Architectural philosophy

Looking out to the Tasman Sea, the fort-like structure defends itself from raging southwesters creating a sanctuary within. It stands alone in a field: dark, self-contained and mysterious. Apart from the gravel road, the architect left the surrounding land untouched. Grass grows right up to the house, and cattle literally rub up against the weatherboards.

“It’s the curtilage area that surrounds a house which often gives human habitation away more than the building”, notes Patterson. “Rather than mitigating the effect of the house, it actually domesticates the landscape”. He has designed a sheltered courtyard within the walls of the building, avoiding the need for outward connection. Seemingly part buried, and with one-foot thick walls, this house is embedded into its site, and from a distance could be a rock outcrop.

When approaching the house, the front entrance is merely suggested by a shadowy recess. The wall panel pivots to reveal a gradually expanding corridor, leading past the inner courtyard down toward the ocean view. Dark cladding is continued inside making the interior feel very contained and secure despite its large windows. In a lot of contemporary Pacific Rim architecture the goal is often to blur the edges and make the outside come in, but this house feels more like a lookout – referencing Maori forts that used to dot the coast.

Each end of the house has an enclosed sleeping wing with rooms concealed by hidden doors. These are the most private of sanctuaries and, although adjacent to living and circulation spaces, feel very removed. In the centre, two living rooms wrap around the internal courtyard and pool, the iridescent blue water making a surreal oasis against the dark timber. The courtyard becomes the main circulation route over summer and its exterior wall panels pivot open to access the driveway and create another entry.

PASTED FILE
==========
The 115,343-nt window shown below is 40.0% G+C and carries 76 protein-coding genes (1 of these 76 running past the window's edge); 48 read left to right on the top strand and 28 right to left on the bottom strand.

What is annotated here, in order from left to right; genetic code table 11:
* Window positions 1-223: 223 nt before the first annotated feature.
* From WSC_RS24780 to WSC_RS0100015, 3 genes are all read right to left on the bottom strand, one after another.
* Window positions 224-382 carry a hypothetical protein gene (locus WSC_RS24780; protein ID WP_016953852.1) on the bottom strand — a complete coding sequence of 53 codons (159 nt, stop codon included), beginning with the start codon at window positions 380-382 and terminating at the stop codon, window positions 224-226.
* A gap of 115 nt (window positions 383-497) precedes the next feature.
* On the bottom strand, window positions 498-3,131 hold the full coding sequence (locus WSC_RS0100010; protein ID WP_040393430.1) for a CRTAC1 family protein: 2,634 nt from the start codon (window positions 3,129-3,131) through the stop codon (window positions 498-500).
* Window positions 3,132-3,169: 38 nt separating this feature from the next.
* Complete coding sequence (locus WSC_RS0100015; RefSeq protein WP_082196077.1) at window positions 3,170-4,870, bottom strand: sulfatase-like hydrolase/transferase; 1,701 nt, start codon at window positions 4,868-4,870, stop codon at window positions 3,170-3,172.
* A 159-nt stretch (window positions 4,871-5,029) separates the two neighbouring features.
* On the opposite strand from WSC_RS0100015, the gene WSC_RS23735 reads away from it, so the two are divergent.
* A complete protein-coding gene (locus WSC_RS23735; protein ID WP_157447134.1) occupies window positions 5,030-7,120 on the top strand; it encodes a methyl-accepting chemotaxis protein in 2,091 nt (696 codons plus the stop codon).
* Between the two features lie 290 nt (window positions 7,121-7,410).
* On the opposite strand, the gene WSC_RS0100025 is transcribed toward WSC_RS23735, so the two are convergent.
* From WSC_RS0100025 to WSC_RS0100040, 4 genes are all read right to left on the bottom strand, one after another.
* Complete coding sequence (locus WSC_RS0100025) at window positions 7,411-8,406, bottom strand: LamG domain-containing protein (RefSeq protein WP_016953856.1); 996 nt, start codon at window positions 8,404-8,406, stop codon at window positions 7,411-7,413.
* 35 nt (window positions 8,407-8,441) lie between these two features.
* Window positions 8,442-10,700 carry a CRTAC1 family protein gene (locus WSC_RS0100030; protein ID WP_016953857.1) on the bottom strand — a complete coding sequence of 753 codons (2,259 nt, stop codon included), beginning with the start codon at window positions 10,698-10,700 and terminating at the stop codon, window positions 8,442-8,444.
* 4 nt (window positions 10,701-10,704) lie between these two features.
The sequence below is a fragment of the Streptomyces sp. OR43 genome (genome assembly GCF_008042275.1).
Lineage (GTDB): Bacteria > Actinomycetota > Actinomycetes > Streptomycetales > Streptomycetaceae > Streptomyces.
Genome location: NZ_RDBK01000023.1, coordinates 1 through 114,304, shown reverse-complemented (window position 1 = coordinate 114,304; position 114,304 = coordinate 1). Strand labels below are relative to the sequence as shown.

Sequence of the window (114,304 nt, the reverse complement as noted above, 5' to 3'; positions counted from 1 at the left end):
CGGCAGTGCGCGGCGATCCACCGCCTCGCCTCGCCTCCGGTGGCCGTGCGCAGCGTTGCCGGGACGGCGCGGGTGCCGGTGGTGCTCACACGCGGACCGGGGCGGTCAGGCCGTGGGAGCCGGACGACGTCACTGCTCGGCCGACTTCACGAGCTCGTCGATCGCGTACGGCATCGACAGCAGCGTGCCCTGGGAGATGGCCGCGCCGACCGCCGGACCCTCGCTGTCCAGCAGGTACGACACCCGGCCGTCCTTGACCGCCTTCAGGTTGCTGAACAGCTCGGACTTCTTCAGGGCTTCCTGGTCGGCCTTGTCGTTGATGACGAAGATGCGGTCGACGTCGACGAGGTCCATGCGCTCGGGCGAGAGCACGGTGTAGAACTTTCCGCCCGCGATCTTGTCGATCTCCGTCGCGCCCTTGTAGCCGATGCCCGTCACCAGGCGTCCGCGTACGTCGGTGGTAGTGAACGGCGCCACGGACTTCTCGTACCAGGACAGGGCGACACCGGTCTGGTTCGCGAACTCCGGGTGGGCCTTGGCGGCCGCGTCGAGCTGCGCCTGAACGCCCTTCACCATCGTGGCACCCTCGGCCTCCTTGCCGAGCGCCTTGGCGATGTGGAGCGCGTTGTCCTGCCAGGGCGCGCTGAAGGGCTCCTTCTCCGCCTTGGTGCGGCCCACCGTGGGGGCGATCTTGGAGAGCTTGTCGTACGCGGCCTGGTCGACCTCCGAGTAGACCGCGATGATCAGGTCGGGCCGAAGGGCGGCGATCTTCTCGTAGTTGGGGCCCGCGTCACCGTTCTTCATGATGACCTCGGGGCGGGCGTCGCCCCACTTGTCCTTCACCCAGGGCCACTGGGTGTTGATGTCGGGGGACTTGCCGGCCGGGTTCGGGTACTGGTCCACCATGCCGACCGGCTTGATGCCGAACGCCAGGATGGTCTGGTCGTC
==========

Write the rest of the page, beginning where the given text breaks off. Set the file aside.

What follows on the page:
The architect has used simple geometric devices of converging and expanding walls to create varied spatial experiences. “The house is arranged as a series of linked spaces, with forms and shapes seemingly arbitrarily positioned with secret doors for discovery”, says Patterson. “This was a deliberate strategy to recall some of the devices used to medieval castle and give it a sense of history”.

Patterson’s buildings tell a rich and often intriguing story. He explores cultural and environmental histories and describes them abstractly in his architecture. The farmhouse at Muriwai Beach confronts its dramatic site, providing sheltered living spaces in a form that responds to, but also complements, the landscape.

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